Erin: I think the past year or so has been particularly hard for historians, and probably all academics, because so much of the political climate has been contestation of the ideas that we hold dear

The importance of evidence, interpretation, deep understanding, and connectedness to the past

Chris: Yeah, it’s hard to see the values that you believe and espouse publicly rejected.

And not just rejected, but ridiculed.

Erin: People talk very glibly about how history is written by the winners, but I think we need to be clear that history and “dominant narrative advanced by those with the power to make it true” are different

There’s ultimately no “relaxation” for a historian in this climate.

Chris: The history is written by winners comment, almost absolves people of their responsibility to challenge or create their own narratives.

It’s a “well there’s nothing I can do about it” reaction.

Erin: And it sort of allows people to set themselves outside of the “winners” category, when a real interrogation of the past would force a confrontation with how each of us benefits from it

Chris: The key part of that is the confronting our own benefits.

People don’t want to confront their own, largely unacknowledged privileges.

They’d rather ascribe it to something unique about them. “I work hard.” “I pay my taxes.” “I play by the rules.” whatever it may be.

“I’m smarter/better/more charming”

Erin: Like that thread on the Louisiana couple who are mad about black Americans gaming the system by working and getting the EITC…

I am uncomfortable with the notion that the only way for me to relax my brain fully for more than an hour or two is for me to drop out of awareness of what’s happening in the world.

Usually I can manage two hours of disconnect in a movie. Last week I went to see Wonder Woman, and as much as I loved it, I couldn’t disconnect. (Same with seeing Rogue One in the aftermath of the election)

Chris: I think it is necessary to try. I only have a finite amount of energy in the day and sometimes I need to make sure I get through the day.

Or at least find a new or different way to engage.

Erin: I think the profession tries to make us feel guilty for not working and producing all the time. I tend to feel personally guilty for not engaging my mind and heart all the time in the current injustices produced by the things we study in the past.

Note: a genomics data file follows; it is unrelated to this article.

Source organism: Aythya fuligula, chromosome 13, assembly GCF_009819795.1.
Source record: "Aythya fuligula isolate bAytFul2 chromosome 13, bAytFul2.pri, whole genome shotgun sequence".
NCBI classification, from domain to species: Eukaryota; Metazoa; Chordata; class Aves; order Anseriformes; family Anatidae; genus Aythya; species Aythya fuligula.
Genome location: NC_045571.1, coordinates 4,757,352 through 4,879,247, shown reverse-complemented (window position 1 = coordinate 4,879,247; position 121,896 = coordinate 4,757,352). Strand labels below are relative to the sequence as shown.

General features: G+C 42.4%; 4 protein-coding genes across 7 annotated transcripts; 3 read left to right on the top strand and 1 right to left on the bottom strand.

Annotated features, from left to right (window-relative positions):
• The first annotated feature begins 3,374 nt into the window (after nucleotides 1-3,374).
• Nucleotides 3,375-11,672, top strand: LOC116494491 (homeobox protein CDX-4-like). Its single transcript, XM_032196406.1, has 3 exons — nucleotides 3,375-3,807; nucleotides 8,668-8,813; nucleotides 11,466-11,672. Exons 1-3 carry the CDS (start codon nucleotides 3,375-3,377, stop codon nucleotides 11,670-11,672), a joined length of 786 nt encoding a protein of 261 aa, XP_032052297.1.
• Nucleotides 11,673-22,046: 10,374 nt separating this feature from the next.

Like, how can I disengage from this?

I know, I know, I can’t do anything if I’m burnt out, but a lot of people have done more than me being far more burnt out than me.

Chris: That gets back to the larger question we started with how do we function as academics and people

And the un-comforting realization that there’s very little in our lives that we can actually control.

Erin: That’s why the “inspiration” for the shape of the book I’m working on was A.Burr singing “I am the one thing in life I can control”

Chris: I love that song because it’s a position that I often sympathize with on a personal (not a historical) level.

I completely understand where Burr is coming from.

Erin: I just shouted at my car speakers: “Tell that to the people who are owned or barred from owning property!”

One thing that would make bearing the stress of engagement and activism more bearable would be if academia actually placed value on it rather than dinging you for it. It would not only validate the worth of that engagement, it would bring more people into doing it and the burden might be shared.

Chris: Yes, that’s a great point.

Erin: It would also provide a greater diversity of viewpoints.

Chris: Academia has its own sets of standards and most of the activism from academics, at least those that get the most attention, are from those with tenure, who already have that security.

Erin: Yep.

Chris: So they can devote the time to it, because they have the security. For those without that security, that kind of activism is seen as distracting or detracting from the scholarly pursuits.

Erin: And I think it adds to the burnout as a result. Junior scholars and adjuncts can’t stop thinking about this stuff, but are penalized for expressing it.

Chris: And the only way to work through the burnout is by taking time off for yourself and that feels selfish in the face of everything going on.

Erin: Also it’s okay to have a good cry or rage-induced yell once in a while.